For the American people the world dollar standard has been, and continues to be, both a welcome boon and a dreaded affliction. It is pleasant and beneficial as it permits the Federal Reserve System to engage in massive credit creation that generates unprecedented trade deficits now running at a rate of over half a trillion dollars a year. At some five percent of gross national product (GNP), the trade deficits actually have lifted the levels of consumption of the American people while they depressed the levels in creditor countries. Moreover, the dollar standard has enabled the U.S. Treasury to place much of its new debt with foreign investors and thereby shift much of the burden of debt to foreigners.

    The dollar standard also has been a dreaded affliction as it allowed the Fed to depreciate the American dollar every year and finance a frightful expansion of government functions and powers. Dollar savings have lost some 70 percent of purchasing power while the number of government rules and regulations probably has risen by a similar proportion.

    Many economists are convinced that the current pattern of Treasury deficits and Federal Reserve money and credit expansion is not sustainable. They call for large tax increases or drastic spending cuts that would allow the Federal Reserve to decelerate its money fabrication. But they also are aware that large tax increases at this time of economic stagnation and rising unemployment would depress economic activity even further. Spending cuts, on the other hand, probably would bring relief to the ailing economy but undoubtedly would be unacceptable to the political forces that benefit from the spending. They usually cite old notions and theories that advocate deficit spending as a panacea for economic evils and difficulties.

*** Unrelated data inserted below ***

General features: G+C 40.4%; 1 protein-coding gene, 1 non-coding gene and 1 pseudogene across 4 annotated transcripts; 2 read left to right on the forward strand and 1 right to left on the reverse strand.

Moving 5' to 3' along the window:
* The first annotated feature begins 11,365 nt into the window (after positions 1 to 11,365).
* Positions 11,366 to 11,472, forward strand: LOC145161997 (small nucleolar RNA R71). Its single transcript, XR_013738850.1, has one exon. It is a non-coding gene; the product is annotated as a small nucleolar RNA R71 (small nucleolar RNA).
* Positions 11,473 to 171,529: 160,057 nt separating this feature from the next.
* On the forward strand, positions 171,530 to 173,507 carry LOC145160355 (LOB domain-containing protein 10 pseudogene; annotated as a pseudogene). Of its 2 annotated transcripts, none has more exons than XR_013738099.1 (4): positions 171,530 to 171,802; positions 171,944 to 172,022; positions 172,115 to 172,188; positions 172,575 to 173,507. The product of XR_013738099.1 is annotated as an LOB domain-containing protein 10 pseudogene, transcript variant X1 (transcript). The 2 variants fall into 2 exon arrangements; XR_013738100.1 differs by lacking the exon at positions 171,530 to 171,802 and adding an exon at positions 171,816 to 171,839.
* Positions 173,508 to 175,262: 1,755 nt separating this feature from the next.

The huge budget deficits may yet be solved in another way: the Federal Reserve may continue to cover them with new money and credit, which may depreciate all dollar debt as fast or faster than it can be added. A five-percent inflation depreciates the purchasing power of a $7 trillion federal debt by $350 billion a year. At the 1980 rate of inflation of 12.5 percent, the federal debt would shrink by $875 billion in purchasing power, and at the 1990 rate of inflation of just 6.1 percent by $427 billion. But such a solution may cause a crisis of confidence in the integrity of the American dollar and precipitate the end of the dollar standard.